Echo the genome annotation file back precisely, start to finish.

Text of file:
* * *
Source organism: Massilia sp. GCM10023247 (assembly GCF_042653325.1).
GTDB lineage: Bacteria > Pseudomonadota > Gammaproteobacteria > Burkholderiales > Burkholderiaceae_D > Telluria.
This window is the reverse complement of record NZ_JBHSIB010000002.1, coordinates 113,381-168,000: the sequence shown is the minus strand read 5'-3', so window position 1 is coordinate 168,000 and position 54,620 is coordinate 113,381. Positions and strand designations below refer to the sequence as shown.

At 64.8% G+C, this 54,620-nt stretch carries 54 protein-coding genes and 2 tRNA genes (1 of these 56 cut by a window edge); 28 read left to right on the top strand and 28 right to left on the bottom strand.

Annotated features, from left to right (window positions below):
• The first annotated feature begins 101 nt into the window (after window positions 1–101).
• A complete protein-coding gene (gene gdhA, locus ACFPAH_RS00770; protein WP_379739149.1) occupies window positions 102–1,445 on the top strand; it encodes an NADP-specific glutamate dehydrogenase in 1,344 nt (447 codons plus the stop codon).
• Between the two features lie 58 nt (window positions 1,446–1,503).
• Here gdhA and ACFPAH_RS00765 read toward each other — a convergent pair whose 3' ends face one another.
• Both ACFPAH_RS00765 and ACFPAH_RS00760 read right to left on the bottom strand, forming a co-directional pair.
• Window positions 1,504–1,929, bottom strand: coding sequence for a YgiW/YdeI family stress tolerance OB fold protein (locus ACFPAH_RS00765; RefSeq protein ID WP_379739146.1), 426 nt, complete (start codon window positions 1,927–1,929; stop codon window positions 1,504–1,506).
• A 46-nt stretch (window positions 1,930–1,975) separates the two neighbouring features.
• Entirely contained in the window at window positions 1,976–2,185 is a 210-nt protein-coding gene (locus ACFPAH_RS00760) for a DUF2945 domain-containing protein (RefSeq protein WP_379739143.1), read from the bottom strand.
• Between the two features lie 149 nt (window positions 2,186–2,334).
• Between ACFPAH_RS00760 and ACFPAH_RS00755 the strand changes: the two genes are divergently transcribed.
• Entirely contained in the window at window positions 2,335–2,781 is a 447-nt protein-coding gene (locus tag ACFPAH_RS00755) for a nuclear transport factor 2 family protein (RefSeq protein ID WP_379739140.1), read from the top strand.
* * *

Source organism: Massilia sp. GCM10023247 (assembly GCF_042653325.1).
GTDB lineage: Bacteria > Pseudomonadota > Gammaproteobacteria > Burkholderiales > Burkholderiaceae_D > Telluria.
This window is the reverse complement of record NZ_JBHSIB010000002.1, coordinates 113,381-168,000: the sequence shown is the minus strand read 5'-3', so window position 1 is coordinate 168,000 and position 54,620 is coordinate 113,381. Positions and strand designations below refer to the sequence as shown.

At 64.8% G+C, this 54,620-nt stretch carries 54 protein-coding genes and 2 tRNA genes (1 of these 56 cut by a window edge); 28 read left to right on the top strand and 28 right to left on the bottom strand.

Annotated features, from left to right (window positions below):
• The first annotated feature begins 101 nt into the window (after window positions 1–101).
• A complete protein-coding gene (gene gdhA, locus ACFPAH_RS00770; protein WP_379739149.1) occupies window positions 102–1,445 on the top strand; it encodes an NADP-specific glutamate dehydrogenase in 1,344 nt (447 codons plus the stop codon).
• Between the two features lie 58 nt (window positions 1,446–1,503).
• Here gdhA and ACFPAH_RS00765 read toward each other — a convergent pair whose 3' ends face one another.
• Both ACFPAH_RS00765 and ACFPAH_RS00760 read right to left on the bottom strand, forming a co-directional pair.
• Window positions 1,504–1,929, bottom strand: coding sequence for a YgiW/YdeI family stress tolerance OB fold protein (locus ACFPAH_RS00765; RefSeq protein ID WP_379739146.1), 426 nt, complete (start codon window positions 1,927–1,929; stop codon window positions 1,504–1,506).
• A 46-nt stretch (window positions 1,930–1,975) separates the two neighbouring features.
• Entirely contained in the window at window positions 1,976–2,185 is a 210-nt protein-coding gene (locus ACFPAH_RS00760) for a DUF2945 domain-containing protein (RefSeq protein WP_379739143.1), read from the bottom strand.
• Between the two features lie 149 nt (window positions 2,186–2,334).
• Between ACFPAH_RS00760 and ACFPAH_RS00755 the strand changes: the two genes are divergently transcribed.
• Entirely contained in the window at window positions 2,335–2,781 is a 447-nt protein-coding gene (locus tag ACFPAH_RS00755) for a nuclear transport factor 2 family protein (RefSeq protein ID WP_379739140.1), read from the top strand.